Mets may have just discovered their next Daniel Murphy

Now that the 2019 schedule is out, the Mets may also have found their 2019 second baseman in Jeff McNeil.

In this launch-angle age, McNeil is a path-to-ball hitter. You know, a guy who makes contact. It’s kind of refreshing, and he is off to a rocket start.

“He reminds me of Daniel Murphy,’’ a scout who has followed McNeil in the minors told The Post on Wednesday.

That is some high praise.

“He puts the bat on the ball and he leaves the bat in the hitting zone a long time,’’ the scout said. “He makes solid contact and now that he has gotten a little stronger, he is starting to drive the ball. He is just a late bloomer because I have seen him through the years.

“You know how they say a player in the field has a nose for the ball,’’ the scout added. “Well, he has a nose for the ball at the plate.’’

Does he ever. McNeil, 26, is batting .333.

The lefty-hitting McNeil tripled and lashed a two-out, RBI-single off a 3-0 pitch — the first time in his pro career he swung at a 3-0 pitch, he said — his first two times up Wednesday night in the Mets’ 5-3 win over the Giants at Citi Field, giving him eight straight at-bats with a hit before the streak was broken with a ground out.

The eight straight hits are a Mets rookie record and one shy of the club record. He owns a seven-game hitting streak and has multiple-hits in five straight starts, the longest streak by a Mets hitter this season.

“I got lucky enough that eight fell in a row,’’ McNeil said of the streak.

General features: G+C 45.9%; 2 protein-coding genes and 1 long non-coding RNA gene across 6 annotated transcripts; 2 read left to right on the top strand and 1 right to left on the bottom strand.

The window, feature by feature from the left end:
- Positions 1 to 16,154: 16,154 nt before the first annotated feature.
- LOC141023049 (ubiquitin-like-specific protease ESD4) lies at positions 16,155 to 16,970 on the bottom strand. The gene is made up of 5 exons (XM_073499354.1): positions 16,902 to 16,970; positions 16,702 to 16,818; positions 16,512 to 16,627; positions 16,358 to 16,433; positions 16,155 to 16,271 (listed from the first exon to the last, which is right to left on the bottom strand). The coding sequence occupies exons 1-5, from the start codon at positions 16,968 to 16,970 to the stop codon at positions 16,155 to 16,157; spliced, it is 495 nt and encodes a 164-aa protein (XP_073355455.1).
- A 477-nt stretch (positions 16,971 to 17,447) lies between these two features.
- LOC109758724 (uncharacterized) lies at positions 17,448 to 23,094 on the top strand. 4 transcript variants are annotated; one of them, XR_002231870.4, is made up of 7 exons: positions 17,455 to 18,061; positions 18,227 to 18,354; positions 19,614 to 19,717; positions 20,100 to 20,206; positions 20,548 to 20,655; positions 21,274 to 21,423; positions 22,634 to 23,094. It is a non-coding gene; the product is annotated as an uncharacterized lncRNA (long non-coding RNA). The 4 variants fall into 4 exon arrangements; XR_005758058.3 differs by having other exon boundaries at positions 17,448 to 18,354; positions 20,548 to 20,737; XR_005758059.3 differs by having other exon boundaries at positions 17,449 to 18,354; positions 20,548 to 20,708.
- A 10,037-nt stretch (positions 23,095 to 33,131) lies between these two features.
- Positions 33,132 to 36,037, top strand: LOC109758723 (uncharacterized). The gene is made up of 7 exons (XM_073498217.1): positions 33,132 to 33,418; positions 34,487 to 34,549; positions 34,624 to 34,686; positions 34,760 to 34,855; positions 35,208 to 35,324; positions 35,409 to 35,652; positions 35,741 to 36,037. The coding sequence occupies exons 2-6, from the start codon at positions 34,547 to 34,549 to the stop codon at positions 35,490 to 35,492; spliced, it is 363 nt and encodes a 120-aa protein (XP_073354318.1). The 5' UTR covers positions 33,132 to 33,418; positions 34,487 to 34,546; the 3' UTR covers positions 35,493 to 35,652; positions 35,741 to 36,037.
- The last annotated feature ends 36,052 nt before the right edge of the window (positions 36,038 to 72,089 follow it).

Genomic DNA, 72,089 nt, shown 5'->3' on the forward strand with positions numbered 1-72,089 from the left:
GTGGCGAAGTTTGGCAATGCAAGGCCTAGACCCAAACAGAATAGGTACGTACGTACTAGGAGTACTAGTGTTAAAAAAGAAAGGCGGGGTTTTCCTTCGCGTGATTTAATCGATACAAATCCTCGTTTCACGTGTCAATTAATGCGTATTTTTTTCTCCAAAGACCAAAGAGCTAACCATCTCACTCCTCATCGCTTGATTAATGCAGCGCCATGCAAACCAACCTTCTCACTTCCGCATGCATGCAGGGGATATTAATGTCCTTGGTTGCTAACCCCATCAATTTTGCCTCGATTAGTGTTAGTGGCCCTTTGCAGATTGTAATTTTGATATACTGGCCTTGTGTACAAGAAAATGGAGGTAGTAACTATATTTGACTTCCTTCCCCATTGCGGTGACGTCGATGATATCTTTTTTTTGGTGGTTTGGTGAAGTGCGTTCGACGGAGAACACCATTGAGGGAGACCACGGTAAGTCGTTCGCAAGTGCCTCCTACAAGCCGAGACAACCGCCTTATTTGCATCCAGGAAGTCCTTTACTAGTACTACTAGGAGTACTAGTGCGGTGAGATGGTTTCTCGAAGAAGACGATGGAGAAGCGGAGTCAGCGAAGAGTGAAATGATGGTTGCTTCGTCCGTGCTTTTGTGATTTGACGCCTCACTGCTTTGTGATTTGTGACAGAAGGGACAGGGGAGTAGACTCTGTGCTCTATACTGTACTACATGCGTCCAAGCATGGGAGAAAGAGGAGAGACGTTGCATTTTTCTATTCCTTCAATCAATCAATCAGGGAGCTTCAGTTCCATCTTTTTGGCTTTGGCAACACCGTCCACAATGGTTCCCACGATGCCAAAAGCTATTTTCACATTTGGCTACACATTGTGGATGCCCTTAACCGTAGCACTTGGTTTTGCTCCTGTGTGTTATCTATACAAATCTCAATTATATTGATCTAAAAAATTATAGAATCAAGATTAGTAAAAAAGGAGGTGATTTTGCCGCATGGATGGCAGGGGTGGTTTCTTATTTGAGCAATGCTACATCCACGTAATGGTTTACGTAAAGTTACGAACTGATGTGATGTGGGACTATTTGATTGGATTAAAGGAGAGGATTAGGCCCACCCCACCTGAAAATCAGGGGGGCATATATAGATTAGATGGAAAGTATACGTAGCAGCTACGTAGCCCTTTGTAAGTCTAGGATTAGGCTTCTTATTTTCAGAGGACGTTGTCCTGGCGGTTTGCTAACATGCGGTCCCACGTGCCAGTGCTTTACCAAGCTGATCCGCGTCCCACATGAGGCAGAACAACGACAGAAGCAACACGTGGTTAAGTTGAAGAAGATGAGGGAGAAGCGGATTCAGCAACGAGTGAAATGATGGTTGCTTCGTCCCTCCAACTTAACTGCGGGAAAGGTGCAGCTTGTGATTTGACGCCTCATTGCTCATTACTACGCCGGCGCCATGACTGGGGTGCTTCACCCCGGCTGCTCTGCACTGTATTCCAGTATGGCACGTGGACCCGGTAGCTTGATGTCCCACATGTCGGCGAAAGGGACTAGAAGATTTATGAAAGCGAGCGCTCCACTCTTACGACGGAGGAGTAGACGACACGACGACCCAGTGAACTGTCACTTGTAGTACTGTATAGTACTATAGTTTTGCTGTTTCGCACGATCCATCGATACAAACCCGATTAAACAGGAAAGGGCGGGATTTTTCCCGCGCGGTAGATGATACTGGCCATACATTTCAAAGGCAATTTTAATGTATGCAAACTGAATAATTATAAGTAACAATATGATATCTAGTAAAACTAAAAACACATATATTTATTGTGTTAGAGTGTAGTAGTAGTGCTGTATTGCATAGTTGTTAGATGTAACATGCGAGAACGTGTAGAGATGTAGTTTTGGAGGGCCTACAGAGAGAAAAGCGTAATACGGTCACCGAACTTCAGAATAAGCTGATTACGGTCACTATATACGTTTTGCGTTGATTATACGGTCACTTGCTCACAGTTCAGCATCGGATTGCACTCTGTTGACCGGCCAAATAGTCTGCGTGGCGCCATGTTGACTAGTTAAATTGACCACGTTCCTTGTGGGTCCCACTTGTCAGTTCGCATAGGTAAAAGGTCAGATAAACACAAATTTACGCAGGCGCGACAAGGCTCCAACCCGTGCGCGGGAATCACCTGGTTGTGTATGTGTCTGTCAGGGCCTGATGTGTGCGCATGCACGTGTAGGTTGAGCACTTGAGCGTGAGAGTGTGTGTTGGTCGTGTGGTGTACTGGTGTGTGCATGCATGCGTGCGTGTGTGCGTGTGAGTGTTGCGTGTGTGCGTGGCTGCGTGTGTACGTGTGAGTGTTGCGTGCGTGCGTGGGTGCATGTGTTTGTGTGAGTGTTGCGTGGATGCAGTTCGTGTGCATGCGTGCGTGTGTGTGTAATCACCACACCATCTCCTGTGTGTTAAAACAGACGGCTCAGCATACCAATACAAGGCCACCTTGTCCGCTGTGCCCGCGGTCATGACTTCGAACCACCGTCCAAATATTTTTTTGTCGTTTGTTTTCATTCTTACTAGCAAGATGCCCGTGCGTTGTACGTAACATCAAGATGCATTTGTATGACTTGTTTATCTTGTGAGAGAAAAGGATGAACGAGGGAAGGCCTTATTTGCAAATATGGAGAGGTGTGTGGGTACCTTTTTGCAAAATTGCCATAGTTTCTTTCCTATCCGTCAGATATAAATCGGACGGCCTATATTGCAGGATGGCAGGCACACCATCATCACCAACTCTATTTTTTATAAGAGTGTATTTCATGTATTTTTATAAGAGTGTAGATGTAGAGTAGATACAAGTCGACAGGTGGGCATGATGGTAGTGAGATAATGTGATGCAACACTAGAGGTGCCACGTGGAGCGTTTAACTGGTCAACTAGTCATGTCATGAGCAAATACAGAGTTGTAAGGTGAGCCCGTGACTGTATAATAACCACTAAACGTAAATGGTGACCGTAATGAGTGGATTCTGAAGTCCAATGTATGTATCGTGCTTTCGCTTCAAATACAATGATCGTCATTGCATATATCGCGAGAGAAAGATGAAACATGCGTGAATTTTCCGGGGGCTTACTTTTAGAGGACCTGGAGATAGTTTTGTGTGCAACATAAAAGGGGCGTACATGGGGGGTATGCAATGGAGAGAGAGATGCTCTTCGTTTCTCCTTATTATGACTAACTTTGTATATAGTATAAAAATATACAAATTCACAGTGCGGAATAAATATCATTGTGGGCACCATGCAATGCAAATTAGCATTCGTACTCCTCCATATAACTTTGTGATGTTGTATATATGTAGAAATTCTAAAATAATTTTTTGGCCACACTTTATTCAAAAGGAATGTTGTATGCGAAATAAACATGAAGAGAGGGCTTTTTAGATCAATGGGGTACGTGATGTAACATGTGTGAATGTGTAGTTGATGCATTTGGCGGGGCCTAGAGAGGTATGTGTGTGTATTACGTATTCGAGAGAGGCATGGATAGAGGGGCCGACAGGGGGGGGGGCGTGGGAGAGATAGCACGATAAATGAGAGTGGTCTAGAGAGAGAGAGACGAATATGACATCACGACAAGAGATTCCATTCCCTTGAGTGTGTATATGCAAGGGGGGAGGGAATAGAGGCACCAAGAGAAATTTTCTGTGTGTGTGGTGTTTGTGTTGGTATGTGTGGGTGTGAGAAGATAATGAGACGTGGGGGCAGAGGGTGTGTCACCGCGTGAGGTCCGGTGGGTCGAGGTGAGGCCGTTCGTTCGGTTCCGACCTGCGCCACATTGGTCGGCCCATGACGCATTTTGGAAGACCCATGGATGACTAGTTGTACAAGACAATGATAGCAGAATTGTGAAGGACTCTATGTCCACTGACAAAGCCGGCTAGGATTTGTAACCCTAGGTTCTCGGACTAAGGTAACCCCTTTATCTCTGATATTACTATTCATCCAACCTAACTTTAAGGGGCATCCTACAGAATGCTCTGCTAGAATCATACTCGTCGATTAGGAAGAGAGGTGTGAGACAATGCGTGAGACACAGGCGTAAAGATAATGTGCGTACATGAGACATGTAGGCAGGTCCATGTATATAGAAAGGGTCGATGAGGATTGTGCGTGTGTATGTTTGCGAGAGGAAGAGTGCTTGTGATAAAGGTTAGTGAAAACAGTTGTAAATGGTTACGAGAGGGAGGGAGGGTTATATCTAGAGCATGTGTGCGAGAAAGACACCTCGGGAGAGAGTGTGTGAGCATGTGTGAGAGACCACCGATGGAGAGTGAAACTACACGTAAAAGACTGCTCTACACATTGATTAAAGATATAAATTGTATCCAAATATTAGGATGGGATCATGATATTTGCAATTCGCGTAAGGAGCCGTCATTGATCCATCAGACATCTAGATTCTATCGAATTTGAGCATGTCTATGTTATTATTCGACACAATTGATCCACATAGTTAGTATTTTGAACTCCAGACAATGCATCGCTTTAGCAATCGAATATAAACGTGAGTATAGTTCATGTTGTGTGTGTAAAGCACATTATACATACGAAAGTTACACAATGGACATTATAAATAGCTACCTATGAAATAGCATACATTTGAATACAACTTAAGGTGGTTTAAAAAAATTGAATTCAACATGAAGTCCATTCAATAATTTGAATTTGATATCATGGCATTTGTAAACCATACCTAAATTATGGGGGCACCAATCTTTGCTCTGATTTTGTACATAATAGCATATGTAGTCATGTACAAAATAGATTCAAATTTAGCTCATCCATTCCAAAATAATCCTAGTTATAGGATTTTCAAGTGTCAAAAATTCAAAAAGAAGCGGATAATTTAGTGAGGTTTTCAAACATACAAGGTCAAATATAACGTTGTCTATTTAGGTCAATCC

McNeil has put together two four-hit games, becoming the first player in team history to have two four-hit games within the first 27 games of his career.

But McNeil’s trek to the big leagues was not this smooth. He has had hip and leg injuries, so it has been a battle to stay on the field. He played in only three games in 2016.

“I went to rehab for six months with the hip,’’ McNeil said.

Along with that, the Mets too often shuffle players around to different positions and the scout believes that hindered McNeil’s overall development.

“The Mets jerked him around,’’ the scout said. “He’s a second baseman. They were playing him at third. They played him in left field and then he started getting hurt. If you look at his numbers he has always hit for average, not much power, but for average. But he’s gotten stronger and now he is driving the ball and he has his confidence now. The Mets have a player.’’

If the Mets go out on the free-agent market and get a second baseman, McNeil will likely become a utility man next season.

Giants manager Bruce Bochy, however, is impressed.

“He puts the ball in play and there is value to that,’’ Bochy said.

McNeil, who is a scratch golfer and played his college baseball at Long Beach State, keeps it simple at the plate. Hit the ball where it is pitched and run hard.

“I’m just a gritty player who plays hard,’’ McNeil said. “I play dirtbag baseball. I come out every day and give it all I got.’’

The Mets could use more of that style, one that has his manager thrilled.

“So far his bat-to-ball skills have been at an elite level,’’ Mickey Callaway said. “You see guys like [the Giants’ Tony] Watson who is traditionally pretty good against lefties and [McNeil] goes up there and slaps the ball the other way on the first pitch. He’s done a great job. He’s covering lefties. He’s covering righties. He’s fouling balls off. He’s running out of the box hitting singles up the middle. He is staying in there on changeups and driving them out of the park on occasion.

“He’s going to continue to learn things at the major league level and hopefully he will continues to get better and better,’’ Callaway said. “He’s got the confidence to go out there and square up a 3-0 pitch.’’

The Mets, so far, have a second baseman with similar skills to what they once had in Murphy. That’s a hit.

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